Business Today
Demand from China helps Everest Flavours post stupendous growth
Everest Flavours exports 95-99% of its products, with demand from China - driven by the country's focus on food crops since 2008 - acting as a driving force.
Anand Ladsariya

Anand Ladsariya

BEST SME- GLOBAL BUSINESS EXCELLENCE

TOTAL INCOME Rs 101 Crore - 250 Crore

Anand Ladsariya, 57, is a known face in the angel investing community. Since 2007, the founder and Managing Director of Everest Flavours has invested Rs 6.5 crore in 60-odd companies, including OYO Rooms, GreenDust and Speakwell. A first-generation entrepreneur, Ladsariya started his entrepreneurial journey as a trader in menthol and peppermint oils in the early 1980s as a 25-year-old. The surge in demand for these oils - used in toothpaste, pharmaceuticals, balms, tobacco products & confectionery - over the past three years, especially from China, has helped the company make big gains.


KEY FACTS
  • Everest Flavours is a manufacturer and exporter of menthol, peppermint oil and essential oils
  • China's policy of focusing on food crops has helped Everest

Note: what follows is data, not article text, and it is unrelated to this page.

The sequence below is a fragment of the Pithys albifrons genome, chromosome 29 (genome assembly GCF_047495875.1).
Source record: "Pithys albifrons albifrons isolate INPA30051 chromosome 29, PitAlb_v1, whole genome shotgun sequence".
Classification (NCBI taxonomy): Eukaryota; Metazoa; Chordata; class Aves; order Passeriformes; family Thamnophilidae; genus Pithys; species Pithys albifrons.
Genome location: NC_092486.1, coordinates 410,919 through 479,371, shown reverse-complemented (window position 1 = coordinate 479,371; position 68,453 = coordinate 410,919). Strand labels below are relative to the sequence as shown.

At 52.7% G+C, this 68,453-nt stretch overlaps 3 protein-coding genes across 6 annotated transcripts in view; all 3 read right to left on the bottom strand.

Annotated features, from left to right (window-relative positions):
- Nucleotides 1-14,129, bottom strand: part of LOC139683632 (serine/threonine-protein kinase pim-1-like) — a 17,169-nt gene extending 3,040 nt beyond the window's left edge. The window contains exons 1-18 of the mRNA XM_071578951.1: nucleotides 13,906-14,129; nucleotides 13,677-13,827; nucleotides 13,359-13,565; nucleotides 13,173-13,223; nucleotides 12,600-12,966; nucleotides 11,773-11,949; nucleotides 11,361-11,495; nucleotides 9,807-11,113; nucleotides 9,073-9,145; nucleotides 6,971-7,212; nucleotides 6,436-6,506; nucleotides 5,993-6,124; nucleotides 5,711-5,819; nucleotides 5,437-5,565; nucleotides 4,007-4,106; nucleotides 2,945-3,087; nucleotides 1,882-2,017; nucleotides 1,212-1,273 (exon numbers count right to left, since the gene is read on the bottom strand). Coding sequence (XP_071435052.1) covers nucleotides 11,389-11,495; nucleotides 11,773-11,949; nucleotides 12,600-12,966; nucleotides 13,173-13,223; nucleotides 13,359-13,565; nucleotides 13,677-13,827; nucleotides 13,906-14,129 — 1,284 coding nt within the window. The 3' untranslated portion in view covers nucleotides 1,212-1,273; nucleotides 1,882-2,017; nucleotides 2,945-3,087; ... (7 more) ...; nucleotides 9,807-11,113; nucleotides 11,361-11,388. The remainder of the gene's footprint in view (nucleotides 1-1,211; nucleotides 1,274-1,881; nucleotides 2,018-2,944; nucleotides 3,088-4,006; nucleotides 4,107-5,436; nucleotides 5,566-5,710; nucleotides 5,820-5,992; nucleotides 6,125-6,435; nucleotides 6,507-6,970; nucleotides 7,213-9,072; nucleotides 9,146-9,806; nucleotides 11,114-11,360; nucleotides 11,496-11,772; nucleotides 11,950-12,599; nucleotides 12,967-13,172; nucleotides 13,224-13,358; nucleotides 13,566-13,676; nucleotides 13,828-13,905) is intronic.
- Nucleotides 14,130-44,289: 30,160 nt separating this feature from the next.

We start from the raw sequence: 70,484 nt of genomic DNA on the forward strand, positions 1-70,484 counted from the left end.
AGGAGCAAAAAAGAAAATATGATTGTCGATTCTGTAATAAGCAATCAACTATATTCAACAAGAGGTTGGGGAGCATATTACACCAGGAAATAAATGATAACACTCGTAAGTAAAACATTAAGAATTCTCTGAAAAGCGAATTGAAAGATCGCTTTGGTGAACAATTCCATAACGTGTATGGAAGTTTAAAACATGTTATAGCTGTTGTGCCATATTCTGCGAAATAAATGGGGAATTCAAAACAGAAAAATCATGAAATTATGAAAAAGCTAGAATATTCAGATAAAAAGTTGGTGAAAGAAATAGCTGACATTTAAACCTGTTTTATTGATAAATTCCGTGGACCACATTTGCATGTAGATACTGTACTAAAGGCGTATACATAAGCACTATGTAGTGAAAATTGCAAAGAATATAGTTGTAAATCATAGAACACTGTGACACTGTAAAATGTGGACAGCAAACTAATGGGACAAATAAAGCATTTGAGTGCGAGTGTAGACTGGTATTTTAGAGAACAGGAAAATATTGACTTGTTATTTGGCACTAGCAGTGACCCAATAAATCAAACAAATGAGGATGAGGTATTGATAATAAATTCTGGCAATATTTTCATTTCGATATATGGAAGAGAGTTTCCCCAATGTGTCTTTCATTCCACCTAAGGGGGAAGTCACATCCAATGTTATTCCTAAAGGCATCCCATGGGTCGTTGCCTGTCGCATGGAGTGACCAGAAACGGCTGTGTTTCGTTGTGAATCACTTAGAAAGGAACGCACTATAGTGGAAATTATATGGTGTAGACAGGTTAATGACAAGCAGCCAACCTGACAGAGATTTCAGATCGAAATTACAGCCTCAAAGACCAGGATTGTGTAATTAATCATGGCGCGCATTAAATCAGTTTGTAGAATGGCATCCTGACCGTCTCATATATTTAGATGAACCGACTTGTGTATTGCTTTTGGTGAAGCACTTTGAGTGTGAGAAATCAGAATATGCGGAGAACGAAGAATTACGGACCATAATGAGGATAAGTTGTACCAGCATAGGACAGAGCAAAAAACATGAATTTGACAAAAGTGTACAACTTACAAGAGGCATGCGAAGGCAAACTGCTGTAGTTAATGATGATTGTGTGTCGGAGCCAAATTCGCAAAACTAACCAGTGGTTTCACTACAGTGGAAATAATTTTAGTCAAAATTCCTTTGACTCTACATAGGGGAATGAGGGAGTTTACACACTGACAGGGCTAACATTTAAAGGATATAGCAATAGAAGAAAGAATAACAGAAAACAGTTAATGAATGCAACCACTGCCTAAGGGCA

• It has increased menthol capacity from 50 tonnes to 2,500 tonnes in 29 years

After starting trading operations in 1983, he opened a factory in Mumbai in 1986 that could produce 50 tonnes of menthol crystals. In 29 years, that capacity is now up to 2,500 tonnes.

 

FULL COVERAGE:India's best SMEs 2015

Having started with the domestic market, the company ventured into exports in the 1990s. To mitigate the fluctuating prices of mentha leaves, Everest decided to sell one-third of its produce to Singapore-based Tien Yuan Chemical on the basis of a fixed-formula under a long-term contract. "In 1984/85 we used to import from Tien Yuan; after 1986/87, they started importing from us," says Ladsariya. "Selling one-third of our produce under a fixed formula helps us mitigate risk." Adds C.L. Shih, MD of Tien Yuan Chemical: "Our three-decade-old relationship with Everest has been a win-win situation for both of us."

title=/

Today, Everest Flavours exports 95-99 per cent of its products, with demand from China - driven by the country's focus on food crops since 2008 - acting as a driving force. In 2013/14, the company's revenues reached Rs 123.45 crore, and it enjoys net margins of 4-5 per cent.

What are the challenges? "The Chinese slowdown has already impacted us with volumes falling 10-15 per cent," says Ladsariya. In terms of future plans, he says his focus will be on value-added products. "We have started manufacturing blended oil. It will improve margins and increase profitability." Ladsariya hopes the rise in global consumption of consumer products could help grow Everest's top line by 10 per cent and profits by 15 per cent over the long term.

Get latest news & live updates on the go on your phone with our News App. Download The Business Today news app on your device
More from SPECIAL